Egos Stand in Way Of Lakers' Jerry Buss and Lamar Odom

Shaun AhmadSenior Analyst IJuly 27, 2009

ORLANDO, FL - JUNE 11:  Lamar Odom #7 of the Los Angeles Lakers reacts in the second quarter against the Orlando Magic in Game Four of the 2009 NBA Finals on June 11, 2009 at Amway Arena in Orlando, Florida.  NOTE TO USER:  User expressly acknowledges and agrees that, by downloading and or using this photograph, User is consenting to the terms and conditions of the Getty Images License Agreement.  (Photo by Elsa/Getty Images)

Jerry Buss, Lamar Odom, we get it.

We understand how both of you have bruised egos at this point and are upset about how each of you feels "spurned" by the opposite party. 

Get over it.

Odom feels that the Lakers did not show enough interest in him, that they did not pursue him hard enough, and that they didn't offer enough years in the contract offer that they presented. 

It was reported that the first deal offered was for three years and $27 million, and the subsequent deal was a four-year offer, roughly around $36 million. 

When Odom's agent didn't respond in what Jerry Buss, owner of the champion Lakers, felt was a timely fashion, Los Angeles pulled the deal off the table. Buss wanted Odom to come crawling back after testing the market, essentially apologizing for spiting him, and plead for the offer to be put back on the table.

That didn't happen. (Odom reportedly called Buss, but it is apparent that little progress was made.)

Meanwhile, the Miami Heat entered the picture and have made a huge push to sign Odom. The lead recruiter for the Heat has been Dwyane Wade, who wrote on his Twitter page that it was time for Odom to "come home." 

It's an interesting sentiment by Wade to ask Odom to sign on with Miami for a long-term deal while he himself is as non-committal as any to the Heat at this juncture. But that's neither here nor there. 

Now we sit, Monday, July 27, with Odom still pondering his future. As of yesterday, the Miami Heat have an offer of four years, $34 million compared to the Lakers' offer of four years, $36 million—the catch being the fourth year is a team option, and if the Lakers choose not to exercise it, Odom would be paid $3 million.

Basically, both teams have offered the same deal. It's essentially the same money.

The problem is the egos, the personalities, and the drama.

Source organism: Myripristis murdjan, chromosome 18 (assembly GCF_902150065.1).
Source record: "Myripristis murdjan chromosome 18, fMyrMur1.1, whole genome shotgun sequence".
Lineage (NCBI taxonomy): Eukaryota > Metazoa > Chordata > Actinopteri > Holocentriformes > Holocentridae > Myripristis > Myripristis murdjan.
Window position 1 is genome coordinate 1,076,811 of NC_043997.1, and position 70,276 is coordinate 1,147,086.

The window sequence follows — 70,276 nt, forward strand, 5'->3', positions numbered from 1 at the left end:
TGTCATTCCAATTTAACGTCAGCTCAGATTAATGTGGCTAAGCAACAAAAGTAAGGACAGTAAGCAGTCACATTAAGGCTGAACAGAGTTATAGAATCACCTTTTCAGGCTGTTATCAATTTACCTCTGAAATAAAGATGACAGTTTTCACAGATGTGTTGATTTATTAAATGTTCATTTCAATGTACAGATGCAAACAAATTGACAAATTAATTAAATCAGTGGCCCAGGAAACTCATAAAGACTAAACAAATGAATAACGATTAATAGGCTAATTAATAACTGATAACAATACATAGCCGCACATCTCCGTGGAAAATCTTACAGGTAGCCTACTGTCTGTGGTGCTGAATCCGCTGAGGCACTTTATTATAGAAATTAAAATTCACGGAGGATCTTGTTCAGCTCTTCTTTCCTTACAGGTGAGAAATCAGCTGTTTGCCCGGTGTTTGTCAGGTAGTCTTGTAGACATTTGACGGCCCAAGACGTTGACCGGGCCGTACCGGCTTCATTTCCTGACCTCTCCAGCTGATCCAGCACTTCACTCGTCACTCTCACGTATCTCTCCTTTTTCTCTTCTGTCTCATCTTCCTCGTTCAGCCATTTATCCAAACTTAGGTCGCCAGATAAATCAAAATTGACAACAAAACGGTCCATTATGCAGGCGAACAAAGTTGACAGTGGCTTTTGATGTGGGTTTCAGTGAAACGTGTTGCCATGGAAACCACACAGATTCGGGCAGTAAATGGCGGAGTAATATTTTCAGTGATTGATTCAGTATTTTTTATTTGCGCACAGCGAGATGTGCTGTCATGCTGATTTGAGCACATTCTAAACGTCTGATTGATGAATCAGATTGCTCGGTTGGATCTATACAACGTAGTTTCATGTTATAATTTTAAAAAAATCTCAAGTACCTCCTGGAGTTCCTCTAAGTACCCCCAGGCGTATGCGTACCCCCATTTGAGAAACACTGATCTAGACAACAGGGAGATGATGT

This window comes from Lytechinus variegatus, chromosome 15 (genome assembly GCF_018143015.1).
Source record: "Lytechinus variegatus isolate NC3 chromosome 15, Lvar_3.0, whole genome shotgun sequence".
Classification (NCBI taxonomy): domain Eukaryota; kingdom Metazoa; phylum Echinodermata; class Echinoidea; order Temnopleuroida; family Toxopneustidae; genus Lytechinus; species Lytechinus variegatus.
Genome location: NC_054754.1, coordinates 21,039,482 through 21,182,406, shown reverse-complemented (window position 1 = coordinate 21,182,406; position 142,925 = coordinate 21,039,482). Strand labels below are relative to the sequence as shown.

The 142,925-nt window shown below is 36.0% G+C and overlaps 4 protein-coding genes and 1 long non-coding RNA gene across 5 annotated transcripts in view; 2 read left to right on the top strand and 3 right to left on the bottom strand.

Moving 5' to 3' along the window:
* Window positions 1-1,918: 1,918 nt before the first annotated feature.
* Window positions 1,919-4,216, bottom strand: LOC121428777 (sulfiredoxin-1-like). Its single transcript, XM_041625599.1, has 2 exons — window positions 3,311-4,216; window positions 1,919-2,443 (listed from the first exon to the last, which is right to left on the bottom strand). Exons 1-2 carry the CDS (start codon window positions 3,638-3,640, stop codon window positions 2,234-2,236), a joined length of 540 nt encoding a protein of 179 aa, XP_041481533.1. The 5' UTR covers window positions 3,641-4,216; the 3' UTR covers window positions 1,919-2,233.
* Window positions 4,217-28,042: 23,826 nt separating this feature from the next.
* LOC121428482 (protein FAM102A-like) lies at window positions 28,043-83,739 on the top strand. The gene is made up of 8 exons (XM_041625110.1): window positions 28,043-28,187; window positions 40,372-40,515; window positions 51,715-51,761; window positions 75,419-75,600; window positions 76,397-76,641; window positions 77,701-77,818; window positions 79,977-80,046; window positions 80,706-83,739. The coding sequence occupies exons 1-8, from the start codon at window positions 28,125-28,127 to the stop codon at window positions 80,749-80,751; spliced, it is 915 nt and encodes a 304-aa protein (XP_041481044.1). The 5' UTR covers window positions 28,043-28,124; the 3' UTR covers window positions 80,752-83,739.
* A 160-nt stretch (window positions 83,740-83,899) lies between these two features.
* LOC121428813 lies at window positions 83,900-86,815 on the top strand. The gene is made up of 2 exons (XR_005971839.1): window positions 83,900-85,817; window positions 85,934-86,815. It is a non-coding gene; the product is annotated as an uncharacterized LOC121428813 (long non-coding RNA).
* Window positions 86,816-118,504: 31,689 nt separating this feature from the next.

Here's what needs to happen.

Odom needs to get over himself and stop expecting the Lakers to roll out the red carpet for him, because let's face it, he's now a sixth man on the squad. 

Granted, he is a very important player for the defending champions. But even so, he should understand that his best chance at success (which, as you get older, is defined by the number of titles you have) is with the L.A. Lakers. 

If he wants to be a part of a team that will be a legitimate title contender for at least the next three years, he should sign his name on the dotted line on the contract that has the Lakers' letterhead embedded on it.

Buss needs to realize that he acted too quickly and too harshly by pulling the offer off the table. 

Let's not forget that the Lakers are the best team in the league, bar none, when Odom is playing well and contributing. Without Odom, the Lakers drop from a clear favorite to win the title next year to second place behind the retooled Boston Celtics

Buss should understand that this notion of "playing with the Lakers is a privilege" is nonsense. If you want to win another title, or two, your best shot is to have Odom playing with you rather than against you. 

It's time for both sides to wake up and realize that all parties maximize their potential when they are together. They are as mutually beneficial as they come. Odom plays for championships while living in Los Angeles, while Buss keeps a contending team as the favorite year after year. 

It would be devastating for Lakers fans throughout Los Angeles and across the world to wonder years from now "what could have been" had both Buss and Odom swallowed their pride and teamed up for a title run that could span several more years. It's a feeling that L.A. fans have suffered for much of the past decade.    

Memo to Buss and Odom: Grow up.